In the middle of the winter in a small village in the Bavarian Alps, a parish priest unearths an amazing discovery during renovation of his church. Realizing the significance of the long-buried secret, the dutiful priest sends a dispatch informing his superiors of his finding. When his letter falls into the wrong hands, a gang of dark strangers with evil intent descends upon the village.
"THE DARK MONK, the follow-up to Oliver Pötzsch’s THE HANGMAN’S DAUGHTER, has all the elements of a compelling story --- a fascinating setting, rich historical events, dark secrets and intrigue."
On a dark winter night, Father Koppmeyer is poisoned and dies. Schongau’s diminutive medic, Simon Fronwieser, is called to investigate. It doesn’t take long for him to determine that the cleric has been murdered. To track down the killer, Simon solicits help from the much-feared but surprisingly compassionate hangman, Jakob Kuisl, and Kuisl’s attractive, but fiercely independent daughter, Magdalena. Their hunt intensifies when the late priest’s sister, Benedikta, arrives on the scene and demands to find out what who is responsible for her brother's death.
In the course of their investigation, the team discovers clues and riddles that lead them to dark days in the Catholic Church’s history --- to the times of the Crusades --- and a treasure hidden by the outlawed Knights Templar. To throw the hangman off his pursuit and thwart his progress in tracking down the real murderer, a city official assigns him to round up roving gangs of desperate and starving robbers hiding in the woods. Meanwhile, lurking in the shadows, a secretive and treacherous group of zealots follows Simon and Benedikta with the intent of preventing them from taking possession of the treasure.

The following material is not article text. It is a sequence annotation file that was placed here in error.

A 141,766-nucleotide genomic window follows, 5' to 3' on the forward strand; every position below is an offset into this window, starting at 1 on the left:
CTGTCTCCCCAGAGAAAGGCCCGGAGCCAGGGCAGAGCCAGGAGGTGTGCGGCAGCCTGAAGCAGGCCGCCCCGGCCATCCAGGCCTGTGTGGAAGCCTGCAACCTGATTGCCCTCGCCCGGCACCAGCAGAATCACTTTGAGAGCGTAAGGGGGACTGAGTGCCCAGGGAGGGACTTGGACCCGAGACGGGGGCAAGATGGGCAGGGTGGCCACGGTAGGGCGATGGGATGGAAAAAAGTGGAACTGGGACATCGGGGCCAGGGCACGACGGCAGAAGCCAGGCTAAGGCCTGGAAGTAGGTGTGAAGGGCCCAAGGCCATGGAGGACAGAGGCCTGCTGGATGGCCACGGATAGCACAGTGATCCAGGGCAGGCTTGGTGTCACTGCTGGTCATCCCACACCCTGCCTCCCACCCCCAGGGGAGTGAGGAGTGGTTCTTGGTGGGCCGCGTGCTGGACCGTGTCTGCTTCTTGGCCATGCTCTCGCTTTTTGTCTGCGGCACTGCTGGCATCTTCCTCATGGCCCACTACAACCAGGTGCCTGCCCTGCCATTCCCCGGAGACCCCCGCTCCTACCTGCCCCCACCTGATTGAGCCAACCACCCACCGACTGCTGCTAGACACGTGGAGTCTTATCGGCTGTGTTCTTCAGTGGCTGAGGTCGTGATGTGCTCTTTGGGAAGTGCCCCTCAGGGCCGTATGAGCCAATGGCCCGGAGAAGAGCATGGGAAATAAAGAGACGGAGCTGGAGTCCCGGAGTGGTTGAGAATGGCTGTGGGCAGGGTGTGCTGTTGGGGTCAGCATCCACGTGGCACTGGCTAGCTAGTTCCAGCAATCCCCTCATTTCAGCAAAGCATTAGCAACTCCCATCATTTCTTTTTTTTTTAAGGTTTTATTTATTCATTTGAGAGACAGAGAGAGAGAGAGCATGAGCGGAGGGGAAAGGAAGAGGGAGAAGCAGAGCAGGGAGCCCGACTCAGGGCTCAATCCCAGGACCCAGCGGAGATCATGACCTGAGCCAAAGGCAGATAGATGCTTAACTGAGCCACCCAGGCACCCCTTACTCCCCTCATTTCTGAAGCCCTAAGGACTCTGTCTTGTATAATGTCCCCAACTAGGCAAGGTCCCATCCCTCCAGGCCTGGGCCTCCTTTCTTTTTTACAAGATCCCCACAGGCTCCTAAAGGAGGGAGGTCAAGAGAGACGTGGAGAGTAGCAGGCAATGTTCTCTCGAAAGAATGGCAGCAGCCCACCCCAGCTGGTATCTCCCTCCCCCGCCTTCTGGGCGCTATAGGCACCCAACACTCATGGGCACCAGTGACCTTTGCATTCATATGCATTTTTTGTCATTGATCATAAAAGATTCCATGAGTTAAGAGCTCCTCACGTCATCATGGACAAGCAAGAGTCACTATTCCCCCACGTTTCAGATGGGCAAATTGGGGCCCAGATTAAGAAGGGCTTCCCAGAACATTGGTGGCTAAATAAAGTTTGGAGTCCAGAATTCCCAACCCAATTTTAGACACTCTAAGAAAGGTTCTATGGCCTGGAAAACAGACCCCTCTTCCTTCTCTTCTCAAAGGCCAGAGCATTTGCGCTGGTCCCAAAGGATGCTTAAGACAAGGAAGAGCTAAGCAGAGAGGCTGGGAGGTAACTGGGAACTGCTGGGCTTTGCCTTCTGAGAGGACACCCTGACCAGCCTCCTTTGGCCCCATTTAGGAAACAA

THE DARK MONK, the follow-up to Oliver Pötzsch’s THE HANGMAN’S DAUGHTER, has all the elements of a compelling story --- a fascinating setting, rich historical events, dark secrets and intrigue. (An interesting fact: Kuisl is based on an ancestor of Pötzsch.) While the time period and historical details undoubtedly have been carefully researched, some awkward translations, along with a huge cast of characters, slow down the action. For example, a 17th-century European woman referring to herself in dialogue as a “businessperson” detracts from the story’s authenticity. Moreover, it is difficult to keep track of the characters, when even the lesser ones are given full names and some names are similar or the same: Magda, Magdalena, Martha, Maria, two Michaels, two Jakobs.
Despite these distractions, THE DARK MONK certainly will appeal to lovers of historical fiction peppered with mystery and suspense, as well as readers interested in a dark period of European history.
Reviewed by Donna Volkenannt on June 15, 2012